Did you take drama classes back in high school or college? Were you forced into it by friends, or did you really want to discover your "inner talents" in drama? Well, whatever the reason, this quiz might be a happy jog down memory lane. And since the world is a stage, let's act out our knowledge and see if we can still recall some of these terms we encountered back then.
It's easier than you think, promise! Why? Because many of these words are actually not so exclusive anymore to drama class. If you have continuously nurtured your love for drama, then chances are you are one keen theater junkie or pop culture junkie right now, watching many kinds of films and TV programs, and also listening to many musical theater show tunes, plus of course watching stage plays here and there. So that familiarity with many drama class words will still be there, for sure.
But if you have not pursued such a path, then actually, some basic knowledge would be rekindled upon watching today's film and TV offerings. Many of these drama class terms have also crossed over to that side of global culture. And since it's pop culture, then it's definitely very pervasive and present in one's entertainment choices.
So, let's try this, okay? Open the curtains, fix the spotlight, and here's looking at you, drama school person!
A script is basically the copy of the play’s story where all the elements of drama are written out, the characters are identified with their actions and their dialogues, and all the technical directions are also written in. It’s basically the text that everyone follows in the stage production, so it’s essential for everyone involved to have a copy of it.
If it’s a film or a TV production, you can find a scriptwriter or screenwriter behind the stories filmed or shot. If it’s a stage play we’re talking about, the person who penned it is called a playwright.
A protagonist, popularly known as the hero of the story, is the main character of the play, the one who has the biggest character development throughout the story. The point of view of the story is usually seen through the eyes of the protagonist, as he or she is the central character of the narrative.
An antagonist is usually the counterpart of the protagonist in a story, but they are not necessarily bad. In most plays, the character development of the antagonist is pretty much as important as the development of the protagonist, because their characterization should also be dimensional to be believable and compelling.
Conflict means there’s an existing state of tension in the scene, which usually happens between two characters, like when a protagonist and antagonist meet up and have confrontations. But there are different kinds of conflict, and it could also be an inner or internal conflict wherein a character is emotionally or psychologically torn between their thoughts or actions, as they are in conflict with their own selves.
In the staging of a play, it’s essential to know where an actor should stand, sit, face and look during specific moments in the production. This constitutes the practice of blocking wherein the director will place them in those specific locations, and actors need to memorize where they ought to be.
Some directors like executing a tableau in certain scenes of their play, wherein the actors will literally freeze as if their picture is being taken. But some indie art film directors also use this technique on film, like what Gus Van Sant did in certain scenes in the movie “My Own Private Idaho.”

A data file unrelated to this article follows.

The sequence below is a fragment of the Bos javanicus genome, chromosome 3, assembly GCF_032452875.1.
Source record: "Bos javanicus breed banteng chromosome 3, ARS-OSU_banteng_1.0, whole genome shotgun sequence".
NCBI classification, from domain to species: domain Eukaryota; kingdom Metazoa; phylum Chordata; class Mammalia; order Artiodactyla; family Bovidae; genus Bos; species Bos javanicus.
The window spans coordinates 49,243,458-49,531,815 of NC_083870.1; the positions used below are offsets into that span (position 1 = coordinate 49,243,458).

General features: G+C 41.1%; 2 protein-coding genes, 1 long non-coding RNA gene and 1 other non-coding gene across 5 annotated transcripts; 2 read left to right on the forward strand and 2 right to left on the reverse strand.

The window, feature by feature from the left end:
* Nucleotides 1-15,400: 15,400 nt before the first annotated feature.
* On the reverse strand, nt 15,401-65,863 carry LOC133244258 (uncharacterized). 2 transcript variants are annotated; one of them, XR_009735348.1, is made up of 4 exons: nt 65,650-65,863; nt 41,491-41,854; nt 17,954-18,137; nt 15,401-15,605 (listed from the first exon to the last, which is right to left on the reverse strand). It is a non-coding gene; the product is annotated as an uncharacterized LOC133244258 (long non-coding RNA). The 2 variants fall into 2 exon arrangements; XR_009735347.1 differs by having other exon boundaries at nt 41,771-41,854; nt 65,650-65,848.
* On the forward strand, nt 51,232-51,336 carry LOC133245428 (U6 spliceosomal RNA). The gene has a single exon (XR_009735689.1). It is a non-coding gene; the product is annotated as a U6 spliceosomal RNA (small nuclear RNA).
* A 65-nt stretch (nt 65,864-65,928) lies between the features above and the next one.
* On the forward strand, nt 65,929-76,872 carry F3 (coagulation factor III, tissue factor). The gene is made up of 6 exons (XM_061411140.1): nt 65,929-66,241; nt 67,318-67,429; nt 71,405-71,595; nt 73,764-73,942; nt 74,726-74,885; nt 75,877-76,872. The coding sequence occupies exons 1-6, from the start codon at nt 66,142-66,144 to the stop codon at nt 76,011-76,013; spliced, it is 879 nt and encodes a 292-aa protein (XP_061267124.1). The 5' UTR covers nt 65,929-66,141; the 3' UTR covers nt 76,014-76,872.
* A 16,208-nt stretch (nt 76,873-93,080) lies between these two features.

Actors show their performances via the roles they portray in a play. While some actors only have one major role in a stage play, some actors can also play multiple roles in the same play, depending on the casting or the story of the play.
A plot is fundamentally concerned with all the sequential actions that happen in a narrative; therefore each of these actions is construed as a plot point. The plotting happens to create conflict and tension within the narrative and to flesh out the drama of the story.
When you step on the set, that means you’re occupying the physical space where the stage play is going to happen. Part of the set is usually constructed from scratch, depending on the production design of the play, and there are plays with movable sets or changing sets, such as the impressive rotating sets of “Les Misérables” or the interchanging “Phantom of the Opera” sets on Broadway.
A character always has to have some kind of motivation that will explain why they do the things they do, or why they behave that way, too. Motivation is often connected to the intention or the goal of the character in the narrative, and it is also tied up to some element in the character’s backstory as well.
Dialogue is what you will hear when two performers talk to each other onstage, but it also serves deeper purposes in drama. Not only is dialogue a function of the character but it also reveals important details and information needed in moving the narrative forward.
"Props" is the collective term for all the movable and immovable objects placed onstage, as they are needed in the scene. You can use the singular form prop to refer to one item, as the term is actually a shortened form of “property.” The term is used not solely in theater but also in film and TV productions.
Monologues are delivered by one actor, and they could actually be part of the dialogue in a scene. Because it tends to be very long, most times it sounds like a speech already, and other characters can react to it after the delivery.
Simply put, pantomime is a performance wherein an actor will act out the story or narrative through the extensive physical use of their body or with the assistance of props, and no word of dialogue is uttered. However, the origins of the pantomime are not that simple, as this kind of performance came out of a different type of theatrical staging in earlier times.
A play is subdivided into acts, which are similar to book chapters. There are one-act plays, which can be as short as 10 minutes or as long as an hour. A full-length play usually has two acts that could last for more than one and a half hours, but it may also have more, like three or even five acts, with Shakespeare being an example.
An intermission is that moment when the staging of a play is halted, usually after the first act, and the play is “paused” so people can take a break. An intermission can last for as short as 5 minutes or as long as 15 minutes, depending on the theater company staging the play.